Both, modern Japan and China today are in the “勢利” It is not only Japan but also China which have been taken ill by a sickness called “Western inclination”. Both of us pursue “development” in terms of”the wealth and military strength of the country”. Bali Island taught us that “development” and “the wealth and military strength” are not absolute but just relative values.
The Asia Future Conference was held at the beach in the southeastern part of Bali Island. There is no building except our ten-story high Hotel. After the construction of the Hotel, it was prohibited to construct buildings taller han the palm trees. This prohibition was initiated and adopted by the peoples’ movement. I have become increasingly disgusted with the high-rise buildings in Tokyo and Beijing after observing low buildings amid green flora in Bali. Ourlocal tour guide explained that the people of Bali “plant rice plants and trees as much as possible and never plant “cement”. I thought he was like a philosopher. He expressed the values of Bali beautifully. The economic development of Bali may be behind that of the Chinese coastal areas. But, we cannot say people in Bali are not always happy. Or rather, their life-style is more “reasonable” than that of ours who live in big cities.
It is indeed fortunate that the sponsor of the conference selected Bali Island as venue, but I think the appreciation and understanding of general theme “Diversity and Harmony” was greatly enhanced by holding the conference at Bali Island. Hundreds of participants from several counties enjoyed the “Shi-shi-mai” (Japanese Lion Dance) and Indonesian Barong Dance in Bali Island, where people adhere to Hinduism, with Indian and Chinese cultural influences.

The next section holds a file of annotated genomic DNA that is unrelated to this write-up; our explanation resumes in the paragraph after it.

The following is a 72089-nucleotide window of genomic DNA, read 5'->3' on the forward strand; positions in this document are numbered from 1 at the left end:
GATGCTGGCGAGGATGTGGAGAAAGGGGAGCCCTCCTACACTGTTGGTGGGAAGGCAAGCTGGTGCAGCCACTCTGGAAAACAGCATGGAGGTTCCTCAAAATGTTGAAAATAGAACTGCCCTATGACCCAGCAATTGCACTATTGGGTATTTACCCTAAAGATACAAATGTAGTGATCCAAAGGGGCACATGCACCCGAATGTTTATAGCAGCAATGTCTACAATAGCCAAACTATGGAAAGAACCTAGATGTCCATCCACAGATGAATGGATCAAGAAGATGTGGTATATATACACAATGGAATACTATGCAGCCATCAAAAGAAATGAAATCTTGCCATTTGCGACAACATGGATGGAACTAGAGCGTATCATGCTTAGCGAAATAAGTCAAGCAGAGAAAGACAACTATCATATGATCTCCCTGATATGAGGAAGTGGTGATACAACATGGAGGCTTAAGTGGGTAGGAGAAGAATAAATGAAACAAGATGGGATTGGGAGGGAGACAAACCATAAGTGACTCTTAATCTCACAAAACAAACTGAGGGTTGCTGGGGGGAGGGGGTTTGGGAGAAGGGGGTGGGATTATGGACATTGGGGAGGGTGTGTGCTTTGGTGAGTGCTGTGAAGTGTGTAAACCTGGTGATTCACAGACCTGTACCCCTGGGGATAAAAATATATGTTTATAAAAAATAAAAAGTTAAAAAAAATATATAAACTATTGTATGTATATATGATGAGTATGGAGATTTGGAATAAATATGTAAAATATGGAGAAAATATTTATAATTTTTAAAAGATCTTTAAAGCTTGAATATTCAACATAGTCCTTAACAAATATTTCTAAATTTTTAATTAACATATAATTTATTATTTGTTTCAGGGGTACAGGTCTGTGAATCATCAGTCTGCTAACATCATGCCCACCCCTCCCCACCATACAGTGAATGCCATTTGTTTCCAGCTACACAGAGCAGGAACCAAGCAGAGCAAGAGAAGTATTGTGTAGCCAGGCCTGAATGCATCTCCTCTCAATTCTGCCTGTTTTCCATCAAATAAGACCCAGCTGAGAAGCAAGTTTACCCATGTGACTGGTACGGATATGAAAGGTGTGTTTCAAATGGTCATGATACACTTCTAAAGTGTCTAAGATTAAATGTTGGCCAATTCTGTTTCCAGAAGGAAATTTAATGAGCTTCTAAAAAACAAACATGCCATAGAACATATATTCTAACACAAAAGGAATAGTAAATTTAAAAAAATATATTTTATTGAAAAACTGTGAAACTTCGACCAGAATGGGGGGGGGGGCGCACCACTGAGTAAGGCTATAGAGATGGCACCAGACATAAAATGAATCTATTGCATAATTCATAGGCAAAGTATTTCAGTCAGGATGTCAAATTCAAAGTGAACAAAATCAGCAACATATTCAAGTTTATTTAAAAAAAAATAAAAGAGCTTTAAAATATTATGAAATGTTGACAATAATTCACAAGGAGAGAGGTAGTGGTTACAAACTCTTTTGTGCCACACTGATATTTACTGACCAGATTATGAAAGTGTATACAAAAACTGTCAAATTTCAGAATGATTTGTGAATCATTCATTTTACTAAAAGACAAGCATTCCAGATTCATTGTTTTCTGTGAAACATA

I thought this is just wonderful manifestation of “Diversity and Harmony”. What I thought to be more important is the realization by the participants that the idea of “Diversity and Harmony” is highly desirable. I thought the objective of the sponsor who gave “two places” dual meaning, (though I think it may be more than two) to the participants from several countries was fully accomplished. The Asian Future Conference has established a community of values. Though the participants came from various countries and were engaged in various fields, they had or began to have “common values”. Common values include concern and sympathy about Asia and respect for the others. I believe the future of Asia will be certainly bright if such a community which have common values become bigger. There are many wealthy people in China now. I hope they contribute to cultural exchange across borders, modeled after the Atsumi International Foundations.
(Professor, Institute of Literature , Chinese Academy of Social Sciences)
Translated by Kazuo Kawamura
English checked by Mac Maquito
SGRA Kawaraban 423 in Japanese (original)
The 2nd Asia Future Conference, sponsored by Atsumi International Foundation, was held on August 22～24, at Bali, Indonesia and 380 participants from 17 countries, including researchers, having studied in Japan, had hot discussions.
Theme of conference this time was “Diversity and Harmony”. As the conference should be based on academic approach, a lot of sessions and lively discussion on extensive range, such as globalization, peace, sustainability, environment and communication, were held. I, myself, attended 3 sessions regarding main theme “Diversity and Harmony”. And as I co-chaired at the final session, I like to re-study about “Diversity” based on research publication and discussion at the conference.